“Scholastic manualism” was the bugbear of much postconciliar Catholic philosophy and theology. But the animus against it predates the Council. Its disappearance from Catholic colleges and seminaries after 1965 was the result of a struggle against it that had begun well before then. The so-called ressourcement movement in Catholic theology, which had its proximate origins in the 1930s, was one of the forces that militated against scholastic manualism.
And yet fifty years on, some people are beginning to give scholastic manualism a second look. A reassessment seems to be underway. This whole issue deserves a much longer discussion than I am prepared for right now. For that longer discussion you would do very well to consult R.R. Reno’s First Things review of Fergus Kerr’s Twentieth-Century Catholic Theologians. When Reno published that piece (entitled “Theology After the Revolution”) nine years ago it did start people talking. But I don’t know how long that carried on. I lost the thread awhile ago.
At any rate, a recent blog post by Bill Vallicella got me thinking about it again. The post is ostensibly about the origins of political correctness. In reflecting on that, Vallicella also had this to say:
By the time I began as a freshman at Loyola University of Los Angeles in 1968, the old Thomism that had been taught out of scholastic manuals was long gone to be replaced by a hodge-podge of existentialism, phenomenology, and critical theory. The only analytic fellow in the department at the time was an adjunct with an M. A. from Glasgow. I pay tribute to him in In Praise of a Lowly Adjunct. The scholasticism taught by sleepy Jesuits before the ferment of the ‘60s was in many ways moribund, but at least it was systematic and presented a coherent worldview. The manuals, besides being systematic, also introduced the greats: Plato, Aristotle, Thomas, et al. By contrast, we were assigned stuff like Marcuse's Eros and Civilization. The abdication of authority on the part of Catholic universities has been going on for a long time.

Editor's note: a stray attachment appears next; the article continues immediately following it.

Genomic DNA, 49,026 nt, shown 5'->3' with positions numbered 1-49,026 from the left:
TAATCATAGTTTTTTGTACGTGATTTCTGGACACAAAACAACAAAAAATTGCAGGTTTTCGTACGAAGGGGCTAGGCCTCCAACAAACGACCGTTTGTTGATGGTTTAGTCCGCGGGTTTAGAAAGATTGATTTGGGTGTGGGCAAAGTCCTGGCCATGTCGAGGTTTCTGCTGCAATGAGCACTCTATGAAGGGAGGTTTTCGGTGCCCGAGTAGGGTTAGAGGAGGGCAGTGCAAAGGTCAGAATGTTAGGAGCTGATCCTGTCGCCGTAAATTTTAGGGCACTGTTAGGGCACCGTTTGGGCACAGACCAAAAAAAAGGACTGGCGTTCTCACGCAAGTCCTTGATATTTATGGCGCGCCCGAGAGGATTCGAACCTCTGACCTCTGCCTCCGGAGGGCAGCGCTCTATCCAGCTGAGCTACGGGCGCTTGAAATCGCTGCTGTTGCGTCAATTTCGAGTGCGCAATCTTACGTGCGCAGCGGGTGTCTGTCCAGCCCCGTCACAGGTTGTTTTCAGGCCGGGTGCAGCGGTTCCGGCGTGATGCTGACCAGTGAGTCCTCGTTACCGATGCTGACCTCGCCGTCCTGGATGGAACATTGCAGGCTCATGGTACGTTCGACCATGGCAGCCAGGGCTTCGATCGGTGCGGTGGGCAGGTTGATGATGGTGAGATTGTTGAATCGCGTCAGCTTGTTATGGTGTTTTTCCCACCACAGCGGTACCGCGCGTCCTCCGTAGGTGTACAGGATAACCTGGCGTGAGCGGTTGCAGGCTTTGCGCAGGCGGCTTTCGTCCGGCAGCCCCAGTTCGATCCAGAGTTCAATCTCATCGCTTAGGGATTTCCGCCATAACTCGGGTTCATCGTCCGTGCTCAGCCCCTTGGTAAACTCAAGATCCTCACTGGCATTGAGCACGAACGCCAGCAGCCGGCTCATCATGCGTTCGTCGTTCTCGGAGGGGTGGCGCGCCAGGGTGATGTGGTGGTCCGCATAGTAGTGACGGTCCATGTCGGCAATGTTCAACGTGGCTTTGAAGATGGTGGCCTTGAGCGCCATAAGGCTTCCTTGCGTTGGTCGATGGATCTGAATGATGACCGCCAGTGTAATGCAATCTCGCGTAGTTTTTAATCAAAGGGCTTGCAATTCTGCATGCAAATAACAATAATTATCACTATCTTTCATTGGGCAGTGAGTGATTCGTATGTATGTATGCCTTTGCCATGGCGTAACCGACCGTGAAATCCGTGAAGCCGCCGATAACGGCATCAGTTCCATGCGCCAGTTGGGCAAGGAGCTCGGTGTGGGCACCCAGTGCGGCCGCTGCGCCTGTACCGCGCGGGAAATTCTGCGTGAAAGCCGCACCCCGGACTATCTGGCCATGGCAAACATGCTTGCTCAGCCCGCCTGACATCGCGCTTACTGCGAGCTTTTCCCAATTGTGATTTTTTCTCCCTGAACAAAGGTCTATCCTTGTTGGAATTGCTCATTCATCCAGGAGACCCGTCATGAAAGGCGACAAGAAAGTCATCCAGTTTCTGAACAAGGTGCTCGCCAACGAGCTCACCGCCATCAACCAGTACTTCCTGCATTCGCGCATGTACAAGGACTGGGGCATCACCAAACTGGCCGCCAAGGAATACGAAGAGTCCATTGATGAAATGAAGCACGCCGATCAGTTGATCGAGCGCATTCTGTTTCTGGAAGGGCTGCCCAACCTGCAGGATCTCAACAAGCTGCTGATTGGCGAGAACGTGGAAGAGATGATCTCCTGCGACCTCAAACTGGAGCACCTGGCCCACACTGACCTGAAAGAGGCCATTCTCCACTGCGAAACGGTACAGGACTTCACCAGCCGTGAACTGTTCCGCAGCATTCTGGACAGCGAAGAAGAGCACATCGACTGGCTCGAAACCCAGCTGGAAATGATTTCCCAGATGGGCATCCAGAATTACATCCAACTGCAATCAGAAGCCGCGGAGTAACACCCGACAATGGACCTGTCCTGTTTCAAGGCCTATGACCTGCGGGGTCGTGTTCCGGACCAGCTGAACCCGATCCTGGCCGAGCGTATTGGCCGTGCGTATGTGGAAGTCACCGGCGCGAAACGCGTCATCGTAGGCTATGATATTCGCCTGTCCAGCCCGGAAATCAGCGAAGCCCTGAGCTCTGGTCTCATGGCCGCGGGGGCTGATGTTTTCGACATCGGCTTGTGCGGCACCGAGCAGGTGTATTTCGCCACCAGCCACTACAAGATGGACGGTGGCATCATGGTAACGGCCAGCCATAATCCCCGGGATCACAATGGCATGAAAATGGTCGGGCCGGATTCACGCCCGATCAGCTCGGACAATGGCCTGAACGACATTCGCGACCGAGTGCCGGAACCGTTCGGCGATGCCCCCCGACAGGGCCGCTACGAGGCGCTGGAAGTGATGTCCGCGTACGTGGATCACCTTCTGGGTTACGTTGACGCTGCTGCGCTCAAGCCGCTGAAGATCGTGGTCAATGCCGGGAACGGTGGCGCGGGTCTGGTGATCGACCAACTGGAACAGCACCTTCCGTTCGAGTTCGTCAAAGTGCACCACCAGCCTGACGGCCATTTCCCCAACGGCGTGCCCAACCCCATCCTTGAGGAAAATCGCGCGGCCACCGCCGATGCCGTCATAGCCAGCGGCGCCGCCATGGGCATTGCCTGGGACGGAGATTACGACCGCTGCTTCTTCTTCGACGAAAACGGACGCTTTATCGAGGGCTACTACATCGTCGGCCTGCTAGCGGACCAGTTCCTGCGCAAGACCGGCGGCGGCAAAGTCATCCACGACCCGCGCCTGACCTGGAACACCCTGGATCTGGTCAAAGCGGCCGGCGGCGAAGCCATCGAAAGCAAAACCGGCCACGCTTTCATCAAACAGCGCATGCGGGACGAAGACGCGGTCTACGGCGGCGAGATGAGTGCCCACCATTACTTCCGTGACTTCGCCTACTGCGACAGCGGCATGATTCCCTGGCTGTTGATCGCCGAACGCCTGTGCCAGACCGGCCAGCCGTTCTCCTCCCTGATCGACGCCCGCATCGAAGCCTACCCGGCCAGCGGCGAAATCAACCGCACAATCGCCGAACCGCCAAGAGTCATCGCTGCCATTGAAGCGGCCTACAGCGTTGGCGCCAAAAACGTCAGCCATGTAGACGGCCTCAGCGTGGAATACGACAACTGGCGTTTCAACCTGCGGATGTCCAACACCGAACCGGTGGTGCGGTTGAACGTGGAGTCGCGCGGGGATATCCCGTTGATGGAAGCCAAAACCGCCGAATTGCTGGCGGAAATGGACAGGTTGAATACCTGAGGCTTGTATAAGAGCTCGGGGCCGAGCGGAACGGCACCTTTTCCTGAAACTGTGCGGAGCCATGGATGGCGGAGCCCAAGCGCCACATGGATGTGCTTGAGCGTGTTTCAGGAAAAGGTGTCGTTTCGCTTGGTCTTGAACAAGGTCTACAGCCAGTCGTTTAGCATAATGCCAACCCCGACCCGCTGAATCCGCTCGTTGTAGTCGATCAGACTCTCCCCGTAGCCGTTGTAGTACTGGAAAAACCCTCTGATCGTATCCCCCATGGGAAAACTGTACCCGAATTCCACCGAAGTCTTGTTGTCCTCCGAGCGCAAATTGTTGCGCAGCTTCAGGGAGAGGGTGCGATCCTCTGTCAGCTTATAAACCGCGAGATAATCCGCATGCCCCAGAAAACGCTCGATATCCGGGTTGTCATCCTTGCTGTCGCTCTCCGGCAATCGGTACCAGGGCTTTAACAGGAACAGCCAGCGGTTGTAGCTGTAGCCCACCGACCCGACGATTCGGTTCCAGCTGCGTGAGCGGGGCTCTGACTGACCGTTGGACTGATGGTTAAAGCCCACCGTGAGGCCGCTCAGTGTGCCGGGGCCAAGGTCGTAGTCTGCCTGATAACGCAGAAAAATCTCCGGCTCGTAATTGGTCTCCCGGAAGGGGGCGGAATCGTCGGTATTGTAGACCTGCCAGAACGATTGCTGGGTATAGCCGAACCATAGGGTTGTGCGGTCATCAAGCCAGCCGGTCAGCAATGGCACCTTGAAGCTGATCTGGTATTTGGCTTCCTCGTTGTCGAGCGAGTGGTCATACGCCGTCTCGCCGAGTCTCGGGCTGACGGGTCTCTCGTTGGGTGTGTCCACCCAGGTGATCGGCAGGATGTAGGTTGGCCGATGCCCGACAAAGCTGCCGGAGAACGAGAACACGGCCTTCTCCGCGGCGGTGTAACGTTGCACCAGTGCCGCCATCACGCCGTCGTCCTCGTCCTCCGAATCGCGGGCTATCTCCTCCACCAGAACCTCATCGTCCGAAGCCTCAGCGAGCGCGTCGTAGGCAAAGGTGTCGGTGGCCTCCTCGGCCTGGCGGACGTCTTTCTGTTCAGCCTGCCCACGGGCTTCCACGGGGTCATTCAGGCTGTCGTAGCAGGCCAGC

So, how bad was scholastic manualism?